Comparing the prediction of joint species distribution models with respect to characteristics of sampling data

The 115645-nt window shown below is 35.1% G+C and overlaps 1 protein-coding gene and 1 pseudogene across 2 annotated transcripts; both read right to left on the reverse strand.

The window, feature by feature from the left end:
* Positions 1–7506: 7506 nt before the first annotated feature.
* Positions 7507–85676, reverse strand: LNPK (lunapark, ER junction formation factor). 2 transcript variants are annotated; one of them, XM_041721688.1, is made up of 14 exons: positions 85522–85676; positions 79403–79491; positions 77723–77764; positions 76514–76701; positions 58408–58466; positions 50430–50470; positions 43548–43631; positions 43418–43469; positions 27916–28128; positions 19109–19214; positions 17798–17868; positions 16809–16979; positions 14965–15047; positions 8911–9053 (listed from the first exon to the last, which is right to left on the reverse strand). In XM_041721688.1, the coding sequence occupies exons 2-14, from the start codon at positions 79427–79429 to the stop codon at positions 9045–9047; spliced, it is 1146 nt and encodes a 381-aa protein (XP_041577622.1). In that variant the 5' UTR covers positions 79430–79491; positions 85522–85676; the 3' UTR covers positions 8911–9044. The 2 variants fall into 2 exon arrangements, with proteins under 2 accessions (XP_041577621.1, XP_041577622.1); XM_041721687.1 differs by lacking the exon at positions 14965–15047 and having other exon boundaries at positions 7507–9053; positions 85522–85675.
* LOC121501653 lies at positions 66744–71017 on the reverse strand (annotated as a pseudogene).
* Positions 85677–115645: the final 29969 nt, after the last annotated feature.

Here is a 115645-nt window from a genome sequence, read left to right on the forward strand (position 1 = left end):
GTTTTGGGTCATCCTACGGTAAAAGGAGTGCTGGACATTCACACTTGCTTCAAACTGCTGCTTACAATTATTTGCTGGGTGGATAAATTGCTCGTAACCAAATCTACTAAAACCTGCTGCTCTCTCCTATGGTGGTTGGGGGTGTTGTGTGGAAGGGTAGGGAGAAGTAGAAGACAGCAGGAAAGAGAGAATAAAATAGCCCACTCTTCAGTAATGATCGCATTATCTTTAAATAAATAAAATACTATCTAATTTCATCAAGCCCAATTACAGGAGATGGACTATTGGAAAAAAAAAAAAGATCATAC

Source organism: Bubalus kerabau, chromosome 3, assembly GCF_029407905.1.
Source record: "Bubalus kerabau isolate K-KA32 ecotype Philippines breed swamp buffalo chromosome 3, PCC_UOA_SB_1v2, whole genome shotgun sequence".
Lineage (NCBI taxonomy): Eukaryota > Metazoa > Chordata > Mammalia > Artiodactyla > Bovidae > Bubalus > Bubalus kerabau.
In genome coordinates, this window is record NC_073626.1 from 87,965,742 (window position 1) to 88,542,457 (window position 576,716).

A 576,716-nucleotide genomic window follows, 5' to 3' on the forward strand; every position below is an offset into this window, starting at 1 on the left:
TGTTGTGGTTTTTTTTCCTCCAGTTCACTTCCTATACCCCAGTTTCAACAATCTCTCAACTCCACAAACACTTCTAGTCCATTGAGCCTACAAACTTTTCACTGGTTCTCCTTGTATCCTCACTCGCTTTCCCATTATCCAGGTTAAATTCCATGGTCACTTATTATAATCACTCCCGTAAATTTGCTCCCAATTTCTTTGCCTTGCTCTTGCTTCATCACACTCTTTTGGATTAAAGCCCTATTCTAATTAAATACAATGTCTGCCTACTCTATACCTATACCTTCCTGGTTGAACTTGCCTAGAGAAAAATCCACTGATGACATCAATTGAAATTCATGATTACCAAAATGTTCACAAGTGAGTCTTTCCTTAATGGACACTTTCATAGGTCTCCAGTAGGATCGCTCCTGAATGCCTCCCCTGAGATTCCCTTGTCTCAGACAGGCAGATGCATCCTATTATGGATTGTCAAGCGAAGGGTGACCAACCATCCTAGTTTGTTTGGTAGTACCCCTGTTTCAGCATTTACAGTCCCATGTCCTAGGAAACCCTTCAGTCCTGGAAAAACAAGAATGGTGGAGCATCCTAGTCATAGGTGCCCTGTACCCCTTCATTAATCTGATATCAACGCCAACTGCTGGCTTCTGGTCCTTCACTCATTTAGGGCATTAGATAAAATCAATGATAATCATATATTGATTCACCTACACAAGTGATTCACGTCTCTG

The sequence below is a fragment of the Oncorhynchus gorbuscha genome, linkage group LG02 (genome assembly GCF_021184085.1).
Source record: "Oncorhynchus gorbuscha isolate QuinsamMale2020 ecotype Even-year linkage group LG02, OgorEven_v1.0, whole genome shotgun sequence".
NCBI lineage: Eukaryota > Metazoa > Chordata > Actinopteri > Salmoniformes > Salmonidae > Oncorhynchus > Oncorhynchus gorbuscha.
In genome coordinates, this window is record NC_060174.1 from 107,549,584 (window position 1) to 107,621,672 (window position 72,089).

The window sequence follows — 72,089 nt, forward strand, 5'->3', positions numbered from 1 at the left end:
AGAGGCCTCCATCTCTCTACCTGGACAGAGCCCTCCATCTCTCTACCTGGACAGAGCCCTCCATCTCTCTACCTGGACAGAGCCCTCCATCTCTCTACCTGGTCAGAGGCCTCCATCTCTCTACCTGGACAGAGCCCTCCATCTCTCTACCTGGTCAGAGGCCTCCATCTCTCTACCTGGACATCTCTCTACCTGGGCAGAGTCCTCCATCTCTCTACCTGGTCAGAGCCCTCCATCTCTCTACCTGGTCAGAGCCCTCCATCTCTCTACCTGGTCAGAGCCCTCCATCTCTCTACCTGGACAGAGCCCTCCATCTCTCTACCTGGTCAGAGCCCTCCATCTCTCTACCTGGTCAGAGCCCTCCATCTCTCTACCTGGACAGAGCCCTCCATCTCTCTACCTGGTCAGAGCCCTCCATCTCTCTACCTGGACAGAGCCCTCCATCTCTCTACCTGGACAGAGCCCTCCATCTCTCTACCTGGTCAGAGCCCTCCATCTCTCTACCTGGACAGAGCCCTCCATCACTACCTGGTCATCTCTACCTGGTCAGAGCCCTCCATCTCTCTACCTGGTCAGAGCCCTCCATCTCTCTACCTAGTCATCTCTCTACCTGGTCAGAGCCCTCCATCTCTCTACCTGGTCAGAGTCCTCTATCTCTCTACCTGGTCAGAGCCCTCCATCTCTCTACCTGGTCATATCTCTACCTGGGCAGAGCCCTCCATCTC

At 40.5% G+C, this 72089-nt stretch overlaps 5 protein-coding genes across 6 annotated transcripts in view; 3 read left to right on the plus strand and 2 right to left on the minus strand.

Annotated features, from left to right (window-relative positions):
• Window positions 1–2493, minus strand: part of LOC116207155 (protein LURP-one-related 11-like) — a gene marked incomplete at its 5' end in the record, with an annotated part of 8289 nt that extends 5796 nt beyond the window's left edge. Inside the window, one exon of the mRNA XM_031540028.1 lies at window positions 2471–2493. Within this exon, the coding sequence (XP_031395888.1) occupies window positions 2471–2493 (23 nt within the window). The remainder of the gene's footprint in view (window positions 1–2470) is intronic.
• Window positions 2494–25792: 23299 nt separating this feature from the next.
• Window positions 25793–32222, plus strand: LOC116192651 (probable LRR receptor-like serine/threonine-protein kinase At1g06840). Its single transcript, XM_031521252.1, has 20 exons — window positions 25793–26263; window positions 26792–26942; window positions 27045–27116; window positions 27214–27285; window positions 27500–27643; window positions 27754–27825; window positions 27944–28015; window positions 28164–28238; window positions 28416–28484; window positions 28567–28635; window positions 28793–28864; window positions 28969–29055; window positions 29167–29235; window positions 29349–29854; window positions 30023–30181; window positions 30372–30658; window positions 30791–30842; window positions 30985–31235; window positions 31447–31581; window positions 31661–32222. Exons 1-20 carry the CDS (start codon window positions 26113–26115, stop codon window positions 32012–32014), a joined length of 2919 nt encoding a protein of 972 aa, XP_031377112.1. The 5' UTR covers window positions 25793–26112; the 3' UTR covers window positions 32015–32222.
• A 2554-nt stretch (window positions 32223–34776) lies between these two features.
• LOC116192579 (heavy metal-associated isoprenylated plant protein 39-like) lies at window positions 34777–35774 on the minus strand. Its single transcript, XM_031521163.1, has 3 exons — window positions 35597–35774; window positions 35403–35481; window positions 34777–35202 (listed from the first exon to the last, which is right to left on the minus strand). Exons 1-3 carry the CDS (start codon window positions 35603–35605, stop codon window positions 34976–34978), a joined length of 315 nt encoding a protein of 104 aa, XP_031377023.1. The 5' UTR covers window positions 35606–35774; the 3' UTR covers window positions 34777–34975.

Biotic interactions have been rarely included in traditional species distribution models, wherein joint species distribution models (JSDMs) emerge as a feasible approach to incorporate environmental factors and interspecific interactions simultaneously, making it a powerful tool for analyzing the structure and assembly processes of biotic communities. However, the predictability and statistical robustness of JSDMs are largely unknown because of the lack of research efforts for those newly developed models. This study systematically evaluated the performances of five JSDMs in predicting the occurrence and biomass of multiple species, with a particular focus on diverse characteristics of sampling data, including type of response variables, number of sampling sites, and the number of species included in models. In general, most models yielded satisfactory performances on fitting to observed data and on the estimation of environmental effects; however, they showed less well performances in evaluating species associations, and their predictability had large variations. The JSDMs showed inconsistent performances between the goodness‐of‐fit and predictability in cross‐validation, and the Boral model was relatively robust than others. The predictability of JSDMs was less influenced by sample sizes and substantially improved by incorporating rare species. This study contributes to an appropriate model selection and application of JSDMs.
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